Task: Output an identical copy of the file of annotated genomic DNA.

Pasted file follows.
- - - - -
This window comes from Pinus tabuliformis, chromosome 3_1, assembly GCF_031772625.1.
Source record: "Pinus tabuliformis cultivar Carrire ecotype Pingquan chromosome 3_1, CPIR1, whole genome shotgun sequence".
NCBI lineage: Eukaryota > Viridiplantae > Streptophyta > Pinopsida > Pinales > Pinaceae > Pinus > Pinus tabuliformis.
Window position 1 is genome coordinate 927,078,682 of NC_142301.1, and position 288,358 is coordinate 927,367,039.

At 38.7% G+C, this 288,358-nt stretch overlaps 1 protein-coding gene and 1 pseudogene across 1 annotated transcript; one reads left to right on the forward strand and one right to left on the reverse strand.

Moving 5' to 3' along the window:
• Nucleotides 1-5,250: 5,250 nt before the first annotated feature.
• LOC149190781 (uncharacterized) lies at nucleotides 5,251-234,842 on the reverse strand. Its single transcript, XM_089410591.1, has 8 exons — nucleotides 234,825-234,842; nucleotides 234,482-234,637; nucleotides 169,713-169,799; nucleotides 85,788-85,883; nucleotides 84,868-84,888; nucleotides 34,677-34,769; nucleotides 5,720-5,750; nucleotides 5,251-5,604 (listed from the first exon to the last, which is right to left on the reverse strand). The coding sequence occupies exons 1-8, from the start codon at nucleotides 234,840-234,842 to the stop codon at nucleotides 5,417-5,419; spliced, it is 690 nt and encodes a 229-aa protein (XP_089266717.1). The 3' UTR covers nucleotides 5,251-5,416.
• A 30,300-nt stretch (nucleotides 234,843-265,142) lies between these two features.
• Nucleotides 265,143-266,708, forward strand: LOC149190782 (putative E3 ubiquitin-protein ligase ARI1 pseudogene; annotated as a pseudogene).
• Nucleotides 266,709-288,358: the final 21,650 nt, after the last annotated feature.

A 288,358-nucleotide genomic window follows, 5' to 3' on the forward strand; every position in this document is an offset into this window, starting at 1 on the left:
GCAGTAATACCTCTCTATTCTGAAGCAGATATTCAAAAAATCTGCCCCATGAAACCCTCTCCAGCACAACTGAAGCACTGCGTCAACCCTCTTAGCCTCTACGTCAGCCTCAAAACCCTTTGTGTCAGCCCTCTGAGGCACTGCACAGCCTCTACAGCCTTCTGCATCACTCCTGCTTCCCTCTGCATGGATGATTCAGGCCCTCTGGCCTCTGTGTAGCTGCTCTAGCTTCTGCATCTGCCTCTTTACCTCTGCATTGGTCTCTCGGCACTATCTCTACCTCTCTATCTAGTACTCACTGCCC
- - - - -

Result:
This window comes from Pinus tabuliformis, chromosome 3_1, assembly GCF_031772625.1.
Source record: "Pinus tabuliformis cultivar Carrire ecotype Pingquan chromosome 3_1, CPIR1, whole genome shotgun sequence".
NCBI lineage: Eukaryota > Viridiplantae > Streptophyta > Pinopsida > Pinales > Pinaceae > Pinus > Pinus tabuliformis.
Window position 1 is genome coordinate 927,078,682 of NC_142301.1, and position 288,358 is coordinate 927,367,039.

At 38.7% G+C, this 288,358-nt stretch overlaps 1 protein-coding gene and 1 pseudogene across 1 annotated transcript; one reads left to right on the forward strand and one right to left on the reverse strand.

Moving 5' to 3' along the window:
• Nucleotides 1-5,250: 5,250 nt before the first annotated feature.
• LOC149190781 (uncharacterized) lies at nucleotides 5,251-234,842 on the reverse strand. Its single transcript, XM_089410591.1, has 8 exons — nucleotides 234,825-234,842; nucleotides 234,482-234,637; nucleotides 169,713-169,799; nucleotides 85,788-85,883; nucleotides 84,868-84,888; nucleotides 34,677-34,769; nucleotides 5,720-5,750; nucleotides 5,251-5,604 (listed from the first exon to the last, which is right to left on the reverse strand). The coding sequence occupies exons 1-8, from the start codon at nucleotides 234,840-234,842 to the stop codon at nucleotides 5,417-5,419; spliced, it is 690 nt and encodes a 229-aa protein (XP_089266717.1). The 3' UTR covers nucleotides 5,251-5,416.
• A 30,300-nt stretch (nucleotides 234,843-265,142) lies between these two features.
• Nucleotides 265,143-266,708, forward strand: LOC149190782 (putative E3 ubiquitin-protein ligase ARI1 pseudogene; annotated as a pseudogene).
• Nucleotides 266,709-288,358: the final 21,650 nt, after the last annotated feature.

A 288,358-nucleotide genomic window follows, 5' to 3' on the forward strand; every position in this document is an offset into this window, starting at 1 on the left:
GCAGTAATACCTCTCTATTCTGAAGCAGATATTCAAAAAATCTGCCCCATGAAACCCTCTCCAGCACAACTGAAGCACTGCGTCAACCCTCTTAGCCTCTACGTCAGCCTCAAAACCCTTTGTGTCAGCCCTCTGAGGCACTGCACAGCCTCTACAGCCTTCTGCATCACTCCTGCTTCCCTCTGCATGGATGATTCAGGCCCTCTGGCCTCTGTGTAGCTGCTCTAGCTTCTGCATCTGCCTCTTTACCTCTGCATTGGTCTCTCGGCACTATCTCTACCTCTCTATCTAGTACTCACTGCCC